When San Francisco’s assortment of hyper-local restaurants serving fried chicken and wood-fired pizza starts to get, oh, just a tad monotonous, you can always go to quirky, inventive Chino for a change of pace.
The restaurant is far beyond the norm. Owned by Joe Hargraves (of Tacolicious), Chino’s name is an allusion to a not-so-respectful Mexican word for “Chinese.”
It’s apt, for an Asian fusion restaurant that cheekily calls its food “Chinese-y” and with irreverent kitchen workers who toy with the food they were brought up with: the chef de cuisine is Filipino-American, the sous chef is Korean-American, the dumpling person is Shanghainese, and the bartender is Chinese-American.
The result is one of the most interesting menus in The City.
Homage needs to be paid to the chicken wings, which had finesse. The hormone-free chicken was flavorful, sticky and light, with its saliva-inducing aroma of fish sauce, lashings of spice and a good dash of lime.
The lumpia, instead of being stuffed by the typical pork-carrot filling, was filled with caldereta, a traditional Filipino stew, cooked until dry enough to be fried in the usual egg-wrap. It was far from the lumpia typically found in the Bay Area, but only a few steps away from the flavors of Filipino home cooking. Still, I’ve never seen it in Filipino home cooking myself.
The half-steamed bun, half-taco mishmash “bao de chicharon” was a sweet pillow of dough enveloping tender-crisp and sticky pork belly and familiar Mexican fixings. They were deceptively complex, as multitudes of texture and flavor were packed into the small bites.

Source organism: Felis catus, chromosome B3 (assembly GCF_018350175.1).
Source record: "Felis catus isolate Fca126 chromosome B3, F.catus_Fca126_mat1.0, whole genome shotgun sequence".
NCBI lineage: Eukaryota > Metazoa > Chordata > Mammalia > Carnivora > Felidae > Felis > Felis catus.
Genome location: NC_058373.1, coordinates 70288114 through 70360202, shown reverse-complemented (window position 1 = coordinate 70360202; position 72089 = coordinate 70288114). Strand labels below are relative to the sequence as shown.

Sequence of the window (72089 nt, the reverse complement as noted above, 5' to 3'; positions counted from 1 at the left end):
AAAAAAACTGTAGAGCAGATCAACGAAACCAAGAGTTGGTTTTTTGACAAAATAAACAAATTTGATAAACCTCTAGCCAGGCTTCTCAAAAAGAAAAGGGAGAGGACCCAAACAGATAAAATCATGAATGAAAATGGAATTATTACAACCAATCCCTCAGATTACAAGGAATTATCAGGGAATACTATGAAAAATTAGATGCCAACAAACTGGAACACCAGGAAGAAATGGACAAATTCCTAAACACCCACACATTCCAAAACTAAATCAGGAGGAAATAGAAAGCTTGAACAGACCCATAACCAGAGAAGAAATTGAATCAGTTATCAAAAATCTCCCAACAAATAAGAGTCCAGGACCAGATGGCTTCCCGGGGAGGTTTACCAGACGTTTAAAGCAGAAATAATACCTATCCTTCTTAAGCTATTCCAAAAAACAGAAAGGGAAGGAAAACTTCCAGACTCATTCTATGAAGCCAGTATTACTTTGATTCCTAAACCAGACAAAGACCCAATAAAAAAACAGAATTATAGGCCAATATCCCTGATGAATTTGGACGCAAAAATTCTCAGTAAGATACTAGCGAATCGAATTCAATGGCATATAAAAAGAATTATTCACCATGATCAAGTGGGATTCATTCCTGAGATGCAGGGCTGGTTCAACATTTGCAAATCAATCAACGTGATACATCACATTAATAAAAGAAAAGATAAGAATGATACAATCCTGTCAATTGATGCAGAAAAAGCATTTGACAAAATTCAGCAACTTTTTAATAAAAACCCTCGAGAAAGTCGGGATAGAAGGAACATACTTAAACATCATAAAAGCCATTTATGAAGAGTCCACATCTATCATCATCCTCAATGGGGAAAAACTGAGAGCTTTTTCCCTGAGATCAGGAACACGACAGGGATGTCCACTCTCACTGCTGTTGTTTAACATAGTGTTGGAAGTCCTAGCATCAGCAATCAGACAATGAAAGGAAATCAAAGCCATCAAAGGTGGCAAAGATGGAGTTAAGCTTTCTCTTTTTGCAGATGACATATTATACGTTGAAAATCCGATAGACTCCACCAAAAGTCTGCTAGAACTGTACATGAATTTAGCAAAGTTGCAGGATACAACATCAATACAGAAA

Rice cakes, common enough in local dumpling houses, got a new spin at Chino, where they’re fried in sesame oil until they puff and achieve crispy edges and toasty, nutty notes, then tossed in a rich, boldly salty and garlicky braise of greens.
Other revelations were at the bar, where the equation of boba plus fruity slushy cocktail was a winning one. In mine, the boba were filled with mango juice. They exploded like small fruit bombs within the tide of strawberry and gin slush melting in my mouth.
“Why has no one ever thought of this before?” I thought, alcohol-addled. I won’t be surprised if the cocktails spark a trend.
With such an experimental kitchen, there are bound to be missteps. The cucumbers in the cucumber salad were lightly pulverized, which gave the dressing a heavy, silky mouthfeel, but I didn’t find that twist particularly effective.
The pork soup dumplings, or xiao long bao, kept shattering in my spoon. And the matcha soft serve ice cream with Fruity Pebbles was a nice idea, but I found the contrasting flavors didn’t harmonize.
With down-to-earth servers, candy-colored paper lanterns, and hundreds of café lights hung to dizzying effect, the vibe is party-hardy, not hoity-toity. The dishes are well-suited for sharing, and two make a meal for one or a snack for two.
Meals end with fortune cookies with pop lyrics inside. The fortunes come across cryptic and cheesy — “There’s nothing you can sing that can’t be sung”? Lennon is rolling in his grave — but they encapsulate everything to love or hate about Chino. It’s goofy, inspired, and at times, well, kinda weird.
But it’s different — refreshingly, courageously different — and it’s exciting to see a restaurant be this imaginative and so lighthearted at the same time.
Location: 3198 16th St. (at Guerrero Street), S.F.
Contact: (415) 552-5771, http://chinosf.com
Hours: 11:30 a.m. to 1 a.m. daily
Price range: $4 to $11
Recommended dishes: Nick Balla’s Dope Ass Japan-O-Mission Wings ($9), Mrs. Arcalas’ Family Lumpia ($7), Spicy Porkey Rice Cakes ($7).
Reservations: Not accepted
Credit cards: All major